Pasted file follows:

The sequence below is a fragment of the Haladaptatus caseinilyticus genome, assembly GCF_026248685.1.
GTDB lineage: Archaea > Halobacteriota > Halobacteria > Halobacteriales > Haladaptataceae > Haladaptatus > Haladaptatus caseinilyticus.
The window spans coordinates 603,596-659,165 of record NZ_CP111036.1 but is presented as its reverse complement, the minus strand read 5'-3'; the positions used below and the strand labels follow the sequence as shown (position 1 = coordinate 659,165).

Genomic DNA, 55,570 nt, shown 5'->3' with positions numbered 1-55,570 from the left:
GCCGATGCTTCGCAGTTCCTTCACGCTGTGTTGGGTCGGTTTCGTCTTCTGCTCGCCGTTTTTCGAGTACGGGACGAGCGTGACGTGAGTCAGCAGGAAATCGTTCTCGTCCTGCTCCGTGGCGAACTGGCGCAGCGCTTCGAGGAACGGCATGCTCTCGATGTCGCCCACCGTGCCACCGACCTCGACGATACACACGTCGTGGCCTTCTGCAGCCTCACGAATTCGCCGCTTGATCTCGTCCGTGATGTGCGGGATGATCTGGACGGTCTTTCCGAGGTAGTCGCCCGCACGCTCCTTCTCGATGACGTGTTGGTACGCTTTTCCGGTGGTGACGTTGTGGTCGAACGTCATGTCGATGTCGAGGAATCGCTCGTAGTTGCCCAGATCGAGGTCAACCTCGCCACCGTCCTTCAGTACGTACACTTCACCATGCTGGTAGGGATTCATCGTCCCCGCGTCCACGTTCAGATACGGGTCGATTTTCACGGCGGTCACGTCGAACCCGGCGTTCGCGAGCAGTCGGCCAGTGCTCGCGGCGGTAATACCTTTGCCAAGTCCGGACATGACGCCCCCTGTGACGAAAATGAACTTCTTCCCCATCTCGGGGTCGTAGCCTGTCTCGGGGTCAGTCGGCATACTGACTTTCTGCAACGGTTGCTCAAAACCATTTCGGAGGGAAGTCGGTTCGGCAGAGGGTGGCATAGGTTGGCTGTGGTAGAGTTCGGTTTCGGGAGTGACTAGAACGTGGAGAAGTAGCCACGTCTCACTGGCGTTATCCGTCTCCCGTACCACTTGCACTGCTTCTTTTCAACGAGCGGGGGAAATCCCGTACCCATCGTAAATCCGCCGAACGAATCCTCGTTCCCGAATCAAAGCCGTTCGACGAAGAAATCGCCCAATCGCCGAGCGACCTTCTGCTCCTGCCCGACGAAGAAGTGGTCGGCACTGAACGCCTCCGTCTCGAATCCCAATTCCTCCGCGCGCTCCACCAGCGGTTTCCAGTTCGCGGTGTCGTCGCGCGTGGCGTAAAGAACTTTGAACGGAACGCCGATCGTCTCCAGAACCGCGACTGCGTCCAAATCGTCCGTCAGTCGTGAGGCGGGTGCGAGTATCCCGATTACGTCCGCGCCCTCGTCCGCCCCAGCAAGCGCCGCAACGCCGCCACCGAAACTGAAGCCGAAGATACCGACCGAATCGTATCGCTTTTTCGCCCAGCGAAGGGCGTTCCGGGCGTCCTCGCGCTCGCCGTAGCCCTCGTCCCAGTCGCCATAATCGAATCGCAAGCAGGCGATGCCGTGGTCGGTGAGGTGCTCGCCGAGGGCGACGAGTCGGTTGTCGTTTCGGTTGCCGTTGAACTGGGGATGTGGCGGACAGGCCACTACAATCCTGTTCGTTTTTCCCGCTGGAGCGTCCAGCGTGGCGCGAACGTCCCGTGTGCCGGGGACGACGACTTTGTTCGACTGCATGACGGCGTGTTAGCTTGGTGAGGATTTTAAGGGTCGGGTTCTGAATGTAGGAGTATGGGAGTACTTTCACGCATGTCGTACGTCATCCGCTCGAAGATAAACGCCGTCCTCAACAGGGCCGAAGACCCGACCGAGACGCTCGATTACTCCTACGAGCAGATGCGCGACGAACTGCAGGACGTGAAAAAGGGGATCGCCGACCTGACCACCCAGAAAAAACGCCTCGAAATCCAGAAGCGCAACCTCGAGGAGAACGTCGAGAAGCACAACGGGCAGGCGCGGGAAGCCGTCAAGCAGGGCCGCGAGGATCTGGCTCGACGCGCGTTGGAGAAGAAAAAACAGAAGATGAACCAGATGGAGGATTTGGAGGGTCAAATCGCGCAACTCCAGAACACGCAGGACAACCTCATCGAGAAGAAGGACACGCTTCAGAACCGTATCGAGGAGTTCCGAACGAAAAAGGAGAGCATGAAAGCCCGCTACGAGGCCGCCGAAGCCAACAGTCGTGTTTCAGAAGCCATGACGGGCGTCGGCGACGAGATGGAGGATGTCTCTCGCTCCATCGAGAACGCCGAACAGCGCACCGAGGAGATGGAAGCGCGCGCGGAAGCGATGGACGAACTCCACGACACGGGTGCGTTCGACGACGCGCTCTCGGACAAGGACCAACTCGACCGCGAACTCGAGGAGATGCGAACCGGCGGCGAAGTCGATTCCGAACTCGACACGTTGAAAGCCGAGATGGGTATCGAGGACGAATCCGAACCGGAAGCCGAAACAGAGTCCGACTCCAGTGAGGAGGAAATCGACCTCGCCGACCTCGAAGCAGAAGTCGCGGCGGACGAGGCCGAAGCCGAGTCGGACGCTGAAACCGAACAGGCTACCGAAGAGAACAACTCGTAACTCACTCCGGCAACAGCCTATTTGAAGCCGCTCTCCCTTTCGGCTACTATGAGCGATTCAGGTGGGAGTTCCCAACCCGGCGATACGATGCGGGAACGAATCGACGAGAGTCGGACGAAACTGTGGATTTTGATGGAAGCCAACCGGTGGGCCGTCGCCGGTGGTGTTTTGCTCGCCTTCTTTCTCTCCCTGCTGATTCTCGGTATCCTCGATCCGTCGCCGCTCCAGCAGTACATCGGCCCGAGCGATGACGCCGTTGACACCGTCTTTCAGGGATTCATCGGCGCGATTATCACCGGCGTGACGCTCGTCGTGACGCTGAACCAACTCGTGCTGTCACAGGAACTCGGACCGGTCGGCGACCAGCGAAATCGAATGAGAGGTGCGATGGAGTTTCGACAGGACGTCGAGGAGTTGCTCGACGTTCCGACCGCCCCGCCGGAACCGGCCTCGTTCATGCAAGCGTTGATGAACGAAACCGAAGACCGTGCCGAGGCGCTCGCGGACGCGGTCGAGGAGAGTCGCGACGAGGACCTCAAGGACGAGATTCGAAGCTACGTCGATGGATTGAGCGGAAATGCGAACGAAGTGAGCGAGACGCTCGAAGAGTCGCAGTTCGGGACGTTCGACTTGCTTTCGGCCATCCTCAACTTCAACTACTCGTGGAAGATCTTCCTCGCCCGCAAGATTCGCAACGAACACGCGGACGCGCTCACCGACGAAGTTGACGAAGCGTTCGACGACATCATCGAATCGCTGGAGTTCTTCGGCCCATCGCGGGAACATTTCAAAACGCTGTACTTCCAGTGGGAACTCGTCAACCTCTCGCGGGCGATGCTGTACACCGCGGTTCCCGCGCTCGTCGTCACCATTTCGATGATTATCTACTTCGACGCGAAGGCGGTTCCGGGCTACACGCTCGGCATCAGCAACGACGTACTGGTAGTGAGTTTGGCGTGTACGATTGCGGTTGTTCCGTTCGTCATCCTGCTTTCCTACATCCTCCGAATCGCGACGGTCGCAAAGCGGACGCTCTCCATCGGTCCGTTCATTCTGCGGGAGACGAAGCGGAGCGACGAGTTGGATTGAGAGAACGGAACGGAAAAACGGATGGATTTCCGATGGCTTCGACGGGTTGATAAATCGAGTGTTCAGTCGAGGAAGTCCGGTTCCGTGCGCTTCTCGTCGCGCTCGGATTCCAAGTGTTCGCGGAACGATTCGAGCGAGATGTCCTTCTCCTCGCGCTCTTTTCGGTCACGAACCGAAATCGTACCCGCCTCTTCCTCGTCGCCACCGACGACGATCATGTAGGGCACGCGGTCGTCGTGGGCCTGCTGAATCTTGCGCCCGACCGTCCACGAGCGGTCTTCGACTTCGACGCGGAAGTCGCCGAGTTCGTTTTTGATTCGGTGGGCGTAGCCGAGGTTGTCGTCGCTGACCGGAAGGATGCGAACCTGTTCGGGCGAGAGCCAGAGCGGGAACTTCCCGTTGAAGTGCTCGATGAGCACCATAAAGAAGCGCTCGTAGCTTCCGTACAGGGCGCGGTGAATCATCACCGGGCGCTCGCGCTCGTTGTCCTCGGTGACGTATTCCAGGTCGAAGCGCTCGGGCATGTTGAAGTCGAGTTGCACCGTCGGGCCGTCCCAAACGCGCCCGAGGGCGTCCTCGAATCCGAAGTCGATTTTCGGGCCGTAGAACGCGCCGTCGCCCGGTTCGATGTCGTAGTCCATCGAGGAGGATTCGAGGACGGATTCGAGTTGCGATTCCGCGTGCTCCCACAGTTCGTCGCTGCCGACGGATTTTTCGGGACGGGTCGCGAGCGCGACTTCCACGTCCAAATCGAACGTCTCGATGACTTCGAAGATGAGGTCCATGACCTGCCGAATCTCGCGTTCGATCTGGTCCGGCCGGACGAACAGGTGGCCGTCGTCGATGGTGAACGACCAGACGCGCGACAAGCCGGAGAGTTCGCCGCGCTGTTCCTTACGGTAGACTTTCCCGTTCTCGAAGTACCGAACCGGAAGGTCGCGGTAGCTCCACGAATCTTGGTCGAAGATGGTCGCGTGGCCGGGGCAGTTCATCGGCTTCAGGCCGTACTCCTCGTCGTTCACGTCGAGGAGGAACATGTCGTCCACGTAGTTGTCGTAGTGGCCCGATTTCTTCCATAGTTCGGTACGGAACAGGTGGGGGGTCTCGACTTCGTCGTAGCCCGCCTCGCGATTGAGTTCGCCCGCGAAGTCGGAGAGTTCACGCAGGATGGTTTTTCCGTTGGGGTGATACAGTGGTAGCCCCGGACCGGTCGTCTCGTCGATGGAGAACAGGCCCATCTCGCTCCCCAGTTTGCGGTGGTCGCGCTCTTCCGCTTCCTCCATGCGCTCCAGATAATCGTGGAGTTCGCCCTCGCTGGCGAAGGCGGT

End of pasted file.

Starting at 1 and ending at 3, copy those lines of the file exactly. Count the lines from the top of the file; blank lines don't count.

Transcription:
The sequence below is a fragment of the Haladaptatus caseinilyticus genome, assembly GCF_026248685.1.
GTDB lineage: Archaea > Halobacteriota > Halobacteria > Halobacteriales > Haladaptataceae > Haladaptatus > Haladaptatus caseinilyticus.
The window spans coordinates 603,596-659,165 of record NZ_CP111036.1 but is presented as its reverse complement, the minus strand read 5'-3'; the positions used below and the strand labels follow the sequence as shown (position 1 = coordinate 659,165).